Exploring Mackinstosh’s Glasgow
“Glasgow’s nickname is Tinderbox City,” said our walking tour guide, a charming student from the Glasgow School of Art (GSA). It was a crisp spring afternoon; we were standing between the GSA’s gleaming, modern Reid building, and the scaffolding-shrouded Mackintosh Building — a soaring, sandstone masterpiece by one of the school’s alumni, Charles Rennie Mackintosh. A student’s art installation had caught alight in 2014, causing a fire and the Mackintosh was in the final stretch of restoration work, due to open this year.
Glasgow was more than living up to its moniker: a day before my arrival , a blaze had ripped through the shopping and entertainment precinct in its centre, resulting in a chunk of its famed Sauchiehall Street being cordoned off.
But back to Mackintosh. I was in Glasgow at an auspicious time — last year marked 150 years since the architect’s birth. The GSA’s walking tour seemed a good way of getting to know this genius a little better.
By day, the young Mackintosh was an apprentice at architecture practice Honeyman and Keppie. In the evenings, he studied art and design at the GSA. Here he would meet his wife and artistic muse, Margaret Macdonald, and her sister Frances. A fellow apprentice at Honeyman and Keppie, Herbert MacNair, would marry the latter. Together these mavens — The Four — would pioneer what would become known as the Glasgow Style — a rich, vivid aesthetic that was the only Art Nouveau movement to emerge from Britain.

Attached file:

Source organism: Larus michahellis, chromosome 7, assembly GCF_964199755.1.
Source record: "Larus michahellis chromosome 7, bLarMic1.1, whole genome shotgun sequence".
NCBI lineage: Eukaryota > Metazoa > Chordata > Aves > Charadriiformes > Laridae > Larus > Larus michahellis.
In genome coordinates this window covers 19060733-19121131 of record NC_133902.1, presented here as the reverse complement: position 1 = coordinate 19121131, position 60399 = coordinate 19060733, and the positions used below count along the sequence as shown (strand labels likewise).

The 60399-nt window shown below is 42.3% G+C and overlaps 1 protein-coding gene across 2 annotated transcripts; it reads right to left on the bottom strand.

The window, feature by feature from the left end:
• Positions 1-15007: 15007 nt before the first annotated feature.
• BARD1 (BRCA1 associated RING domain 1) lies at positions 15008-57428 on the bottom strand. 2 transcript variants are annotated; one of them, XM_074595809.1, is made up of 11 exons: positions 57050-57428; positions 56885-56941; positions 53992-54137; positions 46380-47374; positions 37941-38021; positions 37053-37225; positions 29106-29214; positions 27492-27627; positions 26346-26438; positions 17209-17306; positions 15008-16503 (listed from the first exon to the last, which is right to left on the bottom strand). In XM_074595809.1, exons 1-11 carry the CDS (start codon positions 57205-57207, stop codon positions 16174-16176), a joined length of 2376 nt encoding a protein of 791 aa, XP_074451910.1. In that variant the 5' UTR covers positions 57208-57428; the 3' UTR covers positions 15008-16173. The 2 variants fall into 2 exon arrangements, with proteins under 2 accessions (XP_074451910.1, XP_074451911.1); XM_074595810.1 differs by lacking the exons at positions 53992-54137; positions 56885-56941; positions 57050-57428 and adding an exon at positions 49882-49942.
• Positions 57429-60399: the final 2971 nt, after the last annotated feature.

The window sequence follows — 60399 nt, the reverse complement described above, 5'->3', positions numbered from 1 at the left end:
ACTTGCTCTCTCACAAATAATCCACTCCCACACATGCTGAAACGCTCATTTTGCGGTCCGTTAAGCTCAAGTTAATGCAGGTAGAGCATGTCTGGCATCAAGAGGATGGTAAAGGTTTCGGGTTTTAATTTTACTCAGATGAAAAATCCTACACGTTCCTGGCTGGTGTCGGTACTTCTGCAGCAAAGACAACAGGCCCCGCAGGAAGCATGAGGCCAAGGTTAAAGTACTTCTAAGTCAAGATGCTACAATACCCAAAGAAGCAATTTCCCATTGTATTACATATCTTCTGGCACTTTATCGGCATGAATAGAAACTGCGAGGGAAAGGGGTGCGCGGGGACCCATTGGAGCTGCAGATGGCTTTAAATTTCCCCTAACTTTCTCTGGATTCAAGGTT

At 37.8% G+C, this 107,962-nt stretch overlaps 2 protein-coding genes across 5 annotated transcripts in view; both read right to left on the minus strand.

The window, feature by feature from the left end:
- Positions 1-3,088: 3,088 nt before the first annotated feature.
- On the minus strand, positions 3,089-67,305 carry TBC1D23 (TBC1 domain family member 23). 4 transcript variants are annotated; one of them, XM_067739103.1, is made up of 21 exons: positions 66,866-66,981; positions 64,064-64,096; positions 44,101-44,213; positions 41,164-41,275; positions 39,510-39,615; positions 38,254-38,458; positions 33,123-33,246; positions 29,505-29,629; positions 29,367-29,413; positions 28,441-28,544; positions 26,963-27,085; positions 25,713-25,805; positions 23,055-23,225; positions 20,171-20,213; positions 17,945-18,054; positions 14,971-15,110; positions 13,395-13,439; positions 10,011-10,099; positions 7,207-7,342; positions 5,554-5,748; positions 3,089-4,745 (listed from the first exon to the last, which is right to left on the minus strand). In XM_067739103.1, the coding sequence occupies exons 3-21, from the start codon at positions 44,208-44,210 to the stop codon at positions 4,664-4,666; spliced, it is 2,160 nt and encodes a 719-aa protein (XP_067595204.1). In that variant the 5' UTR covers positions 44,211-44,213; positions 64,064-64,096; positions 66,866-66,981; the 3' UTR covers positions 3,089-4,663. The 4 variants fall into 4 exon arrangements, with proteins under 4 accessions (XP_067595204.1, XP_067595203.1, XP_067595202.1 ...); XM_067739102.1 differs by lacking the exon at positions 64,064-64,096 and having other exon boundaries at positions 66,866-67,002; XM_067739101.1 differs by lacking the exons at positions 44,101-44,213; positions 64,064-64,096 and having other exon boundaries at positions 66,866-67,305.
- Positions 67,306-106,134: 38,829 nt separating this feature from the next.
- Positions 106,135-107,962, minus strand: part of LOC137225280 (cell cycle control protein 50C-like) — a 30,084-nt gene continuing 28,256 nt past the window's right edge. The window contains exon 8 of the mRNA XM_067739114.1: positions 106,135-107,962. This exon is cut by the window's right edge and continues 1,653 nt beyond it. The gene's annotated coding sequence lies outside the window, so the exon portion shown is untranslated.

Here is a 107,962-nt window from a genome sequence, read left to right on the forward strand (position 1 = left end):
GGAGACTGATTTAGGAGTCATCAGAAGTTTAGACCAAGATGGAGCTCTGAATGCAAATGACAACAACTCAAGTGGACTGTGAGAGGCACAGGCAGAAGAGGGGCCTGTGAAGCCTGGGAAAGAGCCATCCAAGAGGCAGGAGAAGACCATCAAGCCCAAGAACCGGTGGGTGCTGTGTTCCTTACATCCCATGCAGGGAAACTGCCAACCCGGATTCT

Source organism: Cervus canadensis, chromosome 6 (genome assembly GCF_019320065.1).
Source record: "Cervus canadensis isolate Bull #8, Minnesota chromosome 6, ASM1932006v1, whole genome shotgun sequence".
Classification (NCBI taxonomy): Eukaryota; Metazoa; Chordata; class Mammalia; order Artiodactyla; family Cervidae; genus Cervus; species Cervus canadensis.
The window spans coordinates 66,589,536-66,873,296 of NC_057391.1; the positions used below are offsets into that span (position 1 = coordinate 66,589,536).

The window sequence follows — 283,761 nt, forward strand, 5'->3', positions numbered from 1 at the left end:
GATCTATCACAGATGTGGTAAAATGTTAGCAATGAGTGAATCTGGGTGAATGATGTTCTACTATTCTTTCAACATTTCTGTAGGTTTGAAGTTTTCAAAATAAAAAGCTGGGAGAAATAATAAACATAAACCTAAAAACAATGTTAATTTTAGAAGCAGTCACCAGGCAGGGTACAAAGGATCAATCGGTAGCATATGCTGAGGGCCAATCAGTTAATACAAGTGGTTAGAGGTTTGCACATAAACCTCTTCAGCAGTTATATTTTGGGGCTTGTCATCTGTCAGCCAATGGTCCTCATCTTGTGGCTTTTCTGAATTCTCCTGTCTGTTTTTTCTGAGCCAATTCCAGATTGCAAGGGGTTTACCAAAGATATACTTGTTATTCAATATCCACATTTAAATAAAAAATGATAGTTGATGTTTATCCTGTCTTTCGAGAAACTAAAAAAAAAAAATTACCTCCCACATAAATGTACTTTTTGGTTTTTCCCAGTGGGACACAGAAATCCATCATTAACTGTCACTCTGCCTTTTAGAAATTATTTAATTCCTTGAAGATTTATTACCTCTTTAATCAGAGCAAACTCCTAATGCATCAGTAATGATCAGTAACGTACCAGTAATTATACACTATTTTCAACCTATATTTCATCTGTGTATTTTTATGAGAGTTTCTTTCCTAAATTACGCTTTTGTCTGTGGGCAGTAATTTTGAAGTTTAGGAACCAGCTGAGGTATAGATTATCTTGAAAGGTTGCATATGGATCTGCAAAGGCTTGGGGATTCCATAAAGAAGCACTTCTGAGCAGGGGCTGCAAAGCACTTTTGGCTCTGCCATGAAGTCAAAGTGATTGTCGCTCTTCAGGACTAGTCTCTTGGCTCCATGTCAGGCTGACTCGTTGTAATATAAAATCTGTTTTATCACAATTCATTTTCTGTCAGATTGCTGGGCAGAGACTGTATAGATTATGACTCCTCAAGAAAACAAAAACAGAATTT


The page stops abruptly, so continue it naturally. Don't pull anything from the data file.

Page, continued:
Unlike many of the others designing buildings in Glasgow in the late 1800s and early 1900s, Mackintosh shunned the architectural fads and fashions of the time — the obsession with neoclassical forms, with Ancient Greece and Egypt. Instead, he was inspired by Scottish baronial architecture and Japanese design — but not constrained by either. Both he and the rest of the Four would often incorporate abstract organic forms, frequently using iterations of the rose, a symbol of Glasgow.
A true original, Mackintosh was stubborn, difficult and daring — insistent on adhering to his own sense of style, not that of others. His work was paradoxical: a sinuous combination of straight lines and curves, of playfulness and restraint, balance and asymmetry. Standing at his draughting board, he was answering something inside of himself — not desperately trying to please a client or follow a trend. The result was a series of extraordinary buildings and interiors — but also unimpressive earnings for his firm, which had made him a partner in 1904. He left it in 1913 and , after an unsuccessful bid to form his own practice , he abandoned architecture entirely. He spent the last years of his life painting exquisite watercolours — unconstrained by the budgets, predilections and pressures of practices and clients .